To produce the programme document for a multi-partner, gender-sensitive climate and disaster resilience programme, incorporating input from UNDP, UN Women and UNOPS, government and dedicated consultants.
During 1990-2008 Bangladesh incurred an average annual loss equal to 1.8% of the GDP due to natural disasters. Nevertheless, the country has made considerable development gains over the last 10 years. UNDP has been working closely with the Government of Bangladesh (GoB) and many development partners in the field of disaster risk reduction (DRR) and climate change adaptation (CCA) that have contributed significantly to reduce natural hazard and climate induced risk in Bangladesh. The two phases of the Comprehensive Disaster Management Programme (CDMP I 2004 – 2009, II 2010 – 2015) were designed to achieve a paradigm shift from reactive response to comprehensive disaster management. The project addressed the felt need of the country and to link the national initiatives with regional (SAARC) and global (HFA 2005 – 2015) initiatives, thus fulfilling national priority needs in line with regional and global frameworks and commitments.
The CDMP contributed to building a high level of national commitment to disaster risk reduction (DRR) and the realization of the Hyogo Framework strategic goals through revision of the Standing Orders on Disaster, the formulation of a National Plan for Disaster Management, and the 2012 enactment of the National Disaster Management Act. Structural and non-structural Early Warning Systems have continued to be strengthened, and there has been significant improvement in national forecasting and early warning dissemination abilities. There have been greater efforts and investment for mainstreaming risk-based approaches into the development process with varying degrees of success. Disaster management knowledge has been integrated into school curriculums and professionalization of disaster management has been supported by mainstreaming, capacity building of practitioners and officials, and building public awareness through education and participatory risk assessments. A good number of Ministries that participated in the CDMP have also managed to integrate DRR into their planning.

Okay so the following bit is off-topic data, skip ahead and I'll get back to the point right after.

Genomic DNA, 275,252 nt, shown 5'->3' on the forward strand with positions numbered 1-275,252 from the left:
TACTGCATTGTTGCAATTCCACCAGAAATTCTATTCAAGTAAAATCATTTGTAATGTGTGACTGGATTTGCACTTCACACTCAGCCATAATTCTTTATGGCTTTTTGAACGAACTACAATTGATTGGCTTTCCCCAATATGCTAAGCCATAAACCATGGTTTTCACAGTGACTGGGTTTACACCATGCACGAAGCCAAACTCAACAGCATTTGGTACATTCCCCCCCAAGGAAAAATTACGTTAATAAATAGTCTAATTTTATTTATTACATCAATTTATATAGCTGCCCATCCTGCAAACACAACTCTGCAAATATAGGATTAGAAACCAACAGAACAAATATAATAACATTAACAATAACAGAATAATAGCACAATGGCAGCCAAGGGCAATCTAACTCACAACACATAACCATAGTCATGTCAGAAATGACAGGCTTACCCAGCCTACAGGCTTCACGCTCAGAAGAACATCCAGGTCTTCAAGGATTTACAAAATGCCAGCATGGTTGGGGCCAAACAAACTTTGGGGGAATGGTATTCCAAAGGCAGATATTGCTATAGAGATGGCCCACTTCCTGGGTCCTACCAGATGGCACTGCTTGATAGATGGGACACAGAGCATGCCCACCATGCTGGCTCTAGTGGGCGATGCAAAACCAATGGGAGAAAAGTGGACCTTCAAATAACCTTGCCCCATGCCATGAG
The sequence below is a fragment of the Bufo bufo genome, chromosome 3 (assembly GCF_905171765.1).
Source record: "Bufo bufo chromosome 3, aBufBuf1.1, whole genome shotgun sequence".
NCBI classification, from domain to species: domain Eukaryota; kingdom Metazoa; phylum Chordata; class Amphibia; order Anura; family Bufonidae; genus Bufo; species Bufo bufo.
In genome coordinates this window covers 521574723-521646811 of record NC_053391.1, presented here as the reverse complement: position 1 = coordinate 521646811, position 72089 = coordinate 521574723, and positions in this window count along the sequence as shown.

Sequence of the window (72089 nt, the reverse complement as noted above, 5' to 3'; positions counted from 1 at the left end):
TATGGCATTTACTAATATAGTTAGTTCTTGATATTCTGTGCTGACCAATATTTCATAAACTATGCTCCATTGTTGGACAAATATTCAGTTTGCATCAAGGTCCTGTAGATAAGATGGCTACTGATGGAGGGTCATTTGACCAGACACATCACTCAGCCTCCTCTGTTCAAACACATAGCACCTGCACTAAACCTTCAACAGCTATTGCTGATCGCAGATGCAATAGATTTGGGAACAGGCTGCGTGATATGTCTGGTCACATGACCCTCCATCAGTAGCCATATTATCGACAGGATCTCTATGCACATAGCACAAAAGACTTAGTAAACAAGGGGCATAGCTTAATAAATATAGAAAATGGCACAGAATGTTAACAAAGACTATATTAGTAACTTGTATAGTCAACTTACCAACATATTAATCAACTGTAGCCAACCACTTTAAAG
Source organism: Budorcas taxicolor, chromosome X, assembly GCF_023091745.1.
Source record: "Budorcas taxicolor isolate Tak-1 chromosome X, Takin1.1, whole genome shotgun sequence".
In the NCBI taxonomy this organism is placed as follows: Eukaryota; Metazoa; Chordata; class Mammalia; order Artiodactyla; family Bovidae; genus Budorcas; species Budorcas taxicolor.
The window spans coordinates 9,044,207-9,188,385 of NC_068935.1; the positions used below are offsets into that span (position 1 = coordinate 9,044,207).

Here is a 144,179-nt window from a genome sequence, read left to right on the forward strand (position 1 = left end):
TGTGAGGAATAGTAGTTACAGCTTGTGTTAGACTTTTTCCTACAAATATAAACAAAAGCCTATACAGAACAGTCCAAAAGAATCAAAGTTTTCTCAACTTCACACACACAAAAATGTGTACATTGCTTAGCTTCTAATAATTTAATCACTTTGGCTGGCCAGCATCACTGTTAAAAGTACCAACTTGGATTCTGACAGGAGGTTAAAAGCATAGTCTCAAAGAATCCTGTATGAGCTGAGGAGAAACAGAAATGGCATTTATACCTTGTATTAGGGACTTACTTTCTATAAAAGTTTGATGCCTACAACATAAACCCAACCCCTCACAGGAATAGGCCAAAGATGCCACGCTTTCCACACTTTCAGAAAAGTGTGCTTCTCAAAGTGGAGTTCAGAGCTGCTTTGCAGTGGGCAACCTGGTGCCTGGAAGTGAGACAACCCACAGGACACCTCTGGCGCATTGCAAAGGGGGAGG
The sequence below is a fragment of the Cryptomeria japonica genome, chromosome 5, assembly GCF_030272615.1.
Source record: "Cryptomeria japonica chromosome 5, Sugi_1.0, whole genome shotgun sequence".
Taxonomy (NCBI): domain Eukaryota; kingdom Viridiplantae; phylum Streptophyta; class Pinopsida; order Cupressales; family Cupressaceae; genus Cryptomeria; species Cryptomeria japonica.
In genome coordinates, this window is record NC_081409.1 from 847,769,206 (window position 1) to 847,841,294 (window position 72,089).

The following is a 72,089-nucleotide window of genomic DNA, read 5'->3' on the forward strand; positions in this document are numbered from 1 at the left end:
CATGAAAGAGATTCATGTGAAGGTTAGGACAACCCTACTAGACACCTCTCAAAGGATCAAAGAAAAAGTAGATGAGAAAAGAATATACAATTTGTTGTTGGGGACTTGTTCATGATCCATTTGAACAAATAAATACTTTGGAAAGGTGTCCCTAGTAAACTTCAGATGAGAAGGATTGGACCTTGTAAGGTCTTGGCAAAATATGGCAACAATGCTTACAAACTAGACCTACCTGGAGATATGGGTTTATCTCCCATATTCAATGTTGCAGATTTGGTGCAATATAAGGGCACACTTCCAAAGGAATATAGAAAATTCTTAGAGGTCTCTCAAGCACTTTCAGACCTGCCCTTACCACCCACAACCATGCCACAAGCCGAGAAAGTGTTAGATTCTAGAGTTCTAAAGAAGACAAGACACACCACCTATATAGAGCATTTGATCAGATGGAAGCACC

The flagship CDMP II ended in 2015 and a number of new programmes by GoB, WB, JICA and the UN Agencies started at the same time addressing different risks. A significant amount of time has already been invested by GoB in developing new disaster risk management programming. Following the presentation, by UNDP, of an initial project design document ‘Beyond Sustainability: Strengthening resilience to shocks and stresses from climatic and natural hazards’ (June 2015), two separate National Resilience Programme projects were proposed: a track 1 project with the Ministry of Disaster Management (MoDMR) to focus on mainstreaming, climate and mega-disaster management, and a track 2 project with the Ministry of Planning (MoP) to focus on risk informed development through improved risk information. Since November, an MoDMR task team has been working together with first UNDP, then UNDP, UN Women and the Swedish Civil Contingencies Agency MSB on developing a track 1 project document. This has included extensive government and stakeholder discussion, including donors. UNDP has also been discussing with MoP regarding an NRP track 2 project as a follow-up to its Poverty, Environment and Climate Mainstreaming (PECM) project.